It was now May, and with the tide creeping into the lagoon – but as it was the first time I’d fished this mark I just sat and watched for the first thirty minutes or so before I considered that the water was deep enough to cast a lure into. In many of the rock pools there were groups of what I believe were immature mullet or bass – either way, they were grey backed with a shimmering side/belly. Stranded for now, within the next hour they would be able to swim out of the pools as the tide flooded into them, which caused me to ponder whether the bass would also be aware of this occurrence.

As the water level rose, the cloud cover increased and an onshore breeze developed which although wasn’t strong enough to cause any real waves, the surface of the water became rather choppy – excellent additional cover for the bass angler I thought… By now, the water was between 30-50cm deep with a scattering of the larger boulders present just about protruding above the surface. Clipping on a Tacklehouse Feedshallow 128 (Mullet colour) I crept along the base of the rocks, keeping as low as I possibly could and began to make some casts – close in initially just to see if any bass were positioned within the margins.

On about the tenth retrieve I’d just started winding when I felt a ‘bump’ or ‘knock’… probably a rock or frond of weed… But within two more turns of the reel handle there was an almighty boil 15m out and the rod hooped over – but was it a bass or a wrasse? A strong pulling sensation reverberated down the lure rod and the tightly set drag allowed a metre of line to be pulled from the spool. There! A flash and the braid slicing through the waves as the fish made a spirited run towards one of the boulders confirmed my suspicions of the potential of this mark. Yes! It was a bass! Applying some side strain, I managed to turn the fish, which by now I realised wasn’t a monster, but a respectable size all the same. Steering the fish into a patch of stones and gravel, this 3lb bass was the first of five (ranging from 2-3lb) that I managed over the top of the tide all on the same lure.”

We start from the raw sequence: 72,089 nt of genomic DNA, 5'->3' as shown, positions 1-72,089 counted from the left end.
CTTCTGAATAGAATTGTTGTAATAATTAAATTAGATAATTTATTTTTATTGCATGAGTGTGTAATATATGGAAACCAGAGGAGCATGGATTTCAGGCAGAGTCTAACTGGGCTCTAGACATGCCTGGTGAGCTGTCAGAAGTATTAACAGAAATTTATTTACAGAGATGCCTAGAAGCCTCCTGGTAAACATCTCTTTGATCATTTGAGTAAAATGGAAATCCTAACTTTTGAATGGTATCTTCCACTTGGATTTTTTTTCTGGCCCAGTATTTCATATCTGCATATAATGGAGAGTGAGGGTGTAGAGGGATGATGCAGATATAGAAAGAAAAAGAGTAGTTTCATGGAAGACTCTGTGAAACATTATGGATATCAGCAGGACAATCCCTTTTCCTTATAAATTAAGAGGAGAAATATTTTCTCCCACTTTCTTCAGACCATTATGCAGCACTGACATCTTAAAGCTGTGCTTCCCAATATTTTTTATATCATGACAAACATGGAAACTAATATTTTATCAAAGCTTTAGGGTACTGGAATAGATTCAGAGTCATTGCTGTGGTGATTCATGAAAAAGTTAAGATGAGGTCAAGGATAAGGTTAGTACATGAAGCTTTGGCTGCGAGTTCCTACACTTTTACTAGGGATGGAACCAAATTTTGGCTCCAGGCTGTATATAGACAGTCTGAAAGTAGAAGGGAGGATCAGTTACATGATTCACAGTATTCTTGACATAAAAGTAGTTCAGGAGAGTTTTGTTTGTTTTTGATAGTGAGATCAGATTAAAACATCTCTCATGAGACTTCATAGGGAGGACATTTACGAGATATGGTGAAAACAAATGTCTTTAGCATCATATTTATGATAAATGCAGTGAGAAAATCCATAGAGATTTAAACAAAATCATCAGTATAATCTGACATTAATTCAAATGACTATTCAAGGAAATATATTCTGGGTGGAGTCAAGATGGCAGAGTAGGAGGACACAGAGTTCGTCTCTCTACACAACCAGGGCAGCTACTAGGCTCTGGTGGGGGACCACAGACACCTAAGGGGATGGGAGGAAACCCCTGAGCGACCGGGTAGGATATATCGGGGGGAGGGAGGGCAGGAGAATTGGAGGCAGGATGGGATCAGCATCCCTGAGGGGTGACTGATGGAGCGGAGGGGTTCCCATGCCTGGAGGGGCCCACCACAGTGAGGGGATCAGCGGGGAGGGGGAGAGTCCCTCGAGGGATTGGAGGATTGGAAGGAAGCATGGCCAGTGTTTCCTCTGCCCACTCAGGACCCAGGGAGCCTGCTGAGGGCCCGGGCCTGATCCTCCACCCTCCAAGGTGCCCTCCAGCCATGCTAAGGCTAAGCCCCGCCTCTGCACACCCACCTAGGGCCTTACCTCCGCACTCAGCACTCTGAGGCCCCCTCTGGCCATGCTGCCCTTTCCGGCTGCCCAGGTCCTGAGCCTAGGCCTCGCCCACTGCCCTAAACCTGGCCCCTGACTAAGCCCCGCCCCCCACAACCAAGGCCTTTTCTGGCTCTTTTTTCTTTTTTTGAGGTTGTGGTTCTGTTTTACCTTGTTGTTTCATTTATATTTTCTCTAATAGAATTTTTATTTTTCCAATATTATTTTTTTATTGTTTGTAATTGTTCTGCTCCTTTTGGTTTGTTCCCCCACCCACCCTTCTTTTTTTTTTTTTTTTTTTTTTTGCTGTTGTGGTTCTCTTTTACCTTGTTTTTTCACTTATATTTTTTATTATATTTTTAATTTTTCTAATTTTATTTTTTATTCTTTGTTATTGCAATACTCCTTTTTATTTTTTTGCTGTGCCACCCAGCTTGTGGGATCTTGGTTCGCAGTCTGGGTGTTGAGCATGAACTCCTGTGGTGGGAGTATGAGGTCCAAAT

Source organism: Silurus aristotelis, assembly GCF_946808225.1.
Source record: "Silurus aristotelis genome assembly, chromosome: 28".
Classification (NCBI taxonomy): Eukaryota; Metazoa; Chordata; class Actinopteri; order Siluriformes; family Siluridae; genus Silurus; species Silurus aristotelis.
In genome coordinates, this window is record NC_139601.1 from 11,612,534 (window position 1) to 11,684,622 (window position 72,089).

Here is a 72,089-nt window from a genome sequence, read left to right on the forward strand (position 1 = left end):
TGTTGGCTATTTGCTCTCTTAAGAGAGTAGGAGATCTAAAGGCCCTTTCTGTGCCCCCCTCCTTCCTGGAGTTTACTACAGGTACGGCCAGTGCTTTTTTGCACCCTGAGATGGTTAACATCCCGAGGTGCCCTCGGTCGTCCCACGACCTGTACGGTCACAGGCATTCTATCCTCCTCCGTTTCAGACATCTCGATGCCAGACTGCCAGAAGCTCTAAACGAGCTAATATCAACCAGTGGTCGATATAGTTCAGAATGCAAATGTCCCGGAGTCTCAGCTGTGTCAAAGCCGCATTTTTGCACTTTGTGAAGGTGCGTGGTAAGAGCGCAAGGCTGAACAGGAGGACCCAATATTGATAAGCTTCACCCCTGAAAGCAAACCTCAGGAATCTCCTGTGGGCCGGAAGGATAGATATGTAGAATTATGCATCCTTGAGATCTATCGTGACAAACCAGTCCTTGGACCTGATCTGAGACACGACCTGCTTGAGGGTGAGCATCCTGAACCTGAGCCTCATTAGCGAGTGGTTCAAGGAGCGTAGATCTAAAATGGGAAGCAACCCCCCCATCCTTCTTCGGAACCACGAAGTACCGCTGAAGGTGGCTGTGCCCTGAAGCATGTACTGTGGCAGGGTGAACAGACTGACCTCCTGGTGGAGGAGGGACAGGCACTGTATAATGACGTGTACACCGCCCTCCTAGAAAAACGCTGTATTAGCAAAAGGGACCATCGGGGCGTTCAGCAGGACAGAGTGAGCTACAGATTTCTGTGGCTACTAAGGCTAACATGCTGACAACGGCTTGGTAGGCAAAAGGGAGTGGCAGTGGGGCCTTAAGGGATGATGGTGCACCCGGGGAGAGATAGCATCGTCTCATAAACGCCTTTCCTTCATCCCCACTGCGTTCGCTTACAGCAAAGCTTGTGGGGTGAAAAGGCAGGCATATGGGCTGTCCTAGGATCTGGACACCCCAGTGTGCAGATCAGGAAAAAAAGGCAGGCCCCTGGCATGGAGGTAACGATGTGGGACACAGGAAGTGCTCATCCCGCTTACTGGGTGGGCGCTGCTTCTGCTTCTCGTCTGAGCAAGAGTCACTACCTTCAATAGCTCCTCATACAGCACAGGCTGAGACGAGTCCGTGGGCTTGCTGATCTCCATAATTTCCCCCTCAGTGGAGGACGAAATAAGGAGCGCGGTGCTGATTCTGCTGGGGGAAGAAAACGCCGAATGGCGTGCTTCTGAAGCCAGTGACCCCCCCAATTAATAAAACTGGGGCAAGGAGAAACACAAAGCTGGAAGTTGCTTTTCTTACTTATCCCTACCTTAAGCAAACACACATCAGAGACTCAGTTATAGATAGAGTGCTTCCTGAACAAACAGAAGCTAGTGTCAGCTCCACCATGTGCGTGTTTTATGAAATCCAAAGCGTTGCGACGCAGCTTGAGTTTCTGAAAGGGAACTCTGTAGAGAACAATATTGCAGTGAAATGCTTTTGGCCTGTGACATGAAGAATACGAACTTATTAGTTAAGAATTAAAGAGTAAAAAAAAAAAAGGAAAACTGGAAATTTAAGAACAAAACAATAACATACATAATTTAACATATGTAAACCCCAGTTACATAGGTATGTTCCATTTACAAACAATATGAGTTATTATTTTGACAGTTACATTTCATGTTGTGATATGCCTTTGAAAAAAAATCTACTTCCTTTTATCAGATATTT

It was around this time that I started to keep very detailed records of my sessions (both the successful trips and the blanks) and looking back over these notes there are so many insightful aspects as to why I think I managed to catch those bass in relatively quick succession, such as:

  • As mentioned – the amount of food present was exceptional.
  • There was the added bonus of groups of immature fish being present.
  • I was using a proven lure, suited to the terrain (very shallow diving) that was the same shape, size and colour of the ‘stranded fish’ – the mullet or small bass.
  • The cloud cover and choppy sea conditions would have helped to encourage the bass into the lagoon.
  • I believe I was catching bass that formed part of the same shoal.
  • The knock or bump was a bass hitting the lure (and trying to stun the little fish) with its gill plates – something they have a penchant for when attempting to disable their prey.
One of five bass in the 2-3lb range landed within a short timescale (over the high water period) from a protected, food rich lagoon. The lure is a Tacklehouse Feedshallow 128 – a brilliant immature mullet or bass imitation and one of the few hard diving minnows that can be utilised in exceptionally shallow water.

It goes without saying that I’ve returned to this particular lagoon many, many times and it is a very interesting mark. When the conditions are bright and sunny, not surprisingly perhaps, you have a 70% chance of catching a wrasse rather than a bass. Yet any dullness or movement to the water will flip those odds, therefore, conditions have a huge part to play. In more recent times, I have fished this particular mark with lures in complete darkness for bass – each time in very calm, clear sea conditions. Moreover, I have to say that up until this point in time it has been the most dependable ‘night mark’ that I’m familiar with. What’s more, the bites (and fish) seem to arrive in clusters and the bass landed have varied in size from 1lb to 6lb depending, I believe, on the size of the shoal that is moving out of the neighbouring tide race, in through those narrow channels in order to gorge themselves within a brief window of opportunity, before moving off and out into the tide again – something that I now understand is typical bass ‘movement and behaviour’.

This post is based around an excerpt from ‘The Lure Of The Bass’ by Marc Cowling.

Read a review of ‘The Lure Of The Bass’ published in BASS Magazine no.161 Winter 2018/19.